So often I feel like our tendency is to do something, and we feel that the way to do it is by showcasing or vocalizing our perspectives. And while to Beatrice’s point, sometimes sharing our own story and perspectives is important. It’s not the only or always the right response. And in order to reflect the diverse world we live in, we must be able to listen to the stories of our world and understand the realities around it, not to offer response simply to listen. And that ultimately will shape how we do respond to events in the future.

Jeff Sirkin:
I couldn’t have said it better myself. And frankly, I’m with you as well, is that I really don’t want to add too much on top of what Beatrice said, aside from just highlighting the magic she really gave us. So thank you, Sophia, and as always, all of the research and references can be found in the show notes. If you want to reach out to us directly about this story or inquire about sharing your own story, you can reach us at LSSpodcast@sirkinresearch.com. Thank you for listening, and we hope you’ll join us for a new story next week on Long Story Short.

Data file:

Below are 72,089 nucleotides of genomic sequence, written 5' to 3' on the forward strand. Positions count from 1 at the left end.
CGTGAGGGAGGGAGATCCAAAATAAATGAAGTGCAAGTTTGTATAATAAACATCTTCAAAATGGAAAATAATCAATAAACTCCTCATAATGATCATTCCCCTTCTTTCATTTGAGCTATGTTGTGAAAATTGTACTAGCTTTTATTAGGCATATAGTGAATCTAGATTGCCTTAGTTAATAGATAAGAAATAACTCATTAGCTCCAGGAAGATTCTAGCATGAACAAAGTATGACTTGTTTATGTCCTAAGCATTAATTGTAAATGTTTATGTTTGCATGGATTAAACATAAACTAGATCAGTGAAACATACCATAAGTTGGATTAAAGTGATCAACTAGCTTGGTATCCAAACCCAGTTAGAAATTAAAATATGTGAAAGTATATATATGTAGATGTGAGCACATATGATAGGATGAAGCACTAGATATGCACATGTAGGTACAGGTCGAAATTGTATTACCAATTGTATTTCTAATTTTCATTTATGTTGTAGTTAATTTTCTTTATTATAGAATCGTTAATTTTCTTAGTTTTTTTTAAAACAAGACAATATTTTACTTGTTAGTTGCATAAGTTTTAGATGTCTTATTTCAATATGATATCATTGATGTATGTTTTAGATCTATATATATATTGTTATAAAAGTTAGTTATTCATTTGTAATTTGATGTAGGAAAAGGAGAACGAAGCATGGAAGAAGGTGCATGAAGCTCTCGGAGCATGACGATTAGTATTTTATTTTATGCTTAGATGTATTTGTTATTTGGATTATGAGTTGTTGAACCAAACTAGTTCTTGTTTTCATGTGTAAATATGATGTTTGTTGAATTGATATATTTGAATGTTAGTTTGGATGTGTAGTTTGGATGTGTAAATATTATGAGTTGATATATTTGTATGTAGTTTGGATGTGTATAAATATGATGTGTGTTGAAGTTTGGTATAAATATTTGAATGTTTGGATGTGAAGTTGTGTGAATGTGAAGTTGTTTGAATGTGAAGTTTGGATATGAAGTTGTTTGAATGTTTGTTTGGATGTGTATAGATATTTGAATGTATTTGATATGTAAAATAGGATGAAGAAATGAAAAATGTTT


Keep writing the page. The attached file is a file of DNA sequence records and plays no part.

Jeff Sirkin:
I want to thank Sirkin Research for being the sponsor of our show. Sirkin Research fuels demand for B2B marketers looking to gain a competitive advantage. We leverage original research and data-driven content to supercharge your growth. You can find out more on our website at sirkinresearch.com.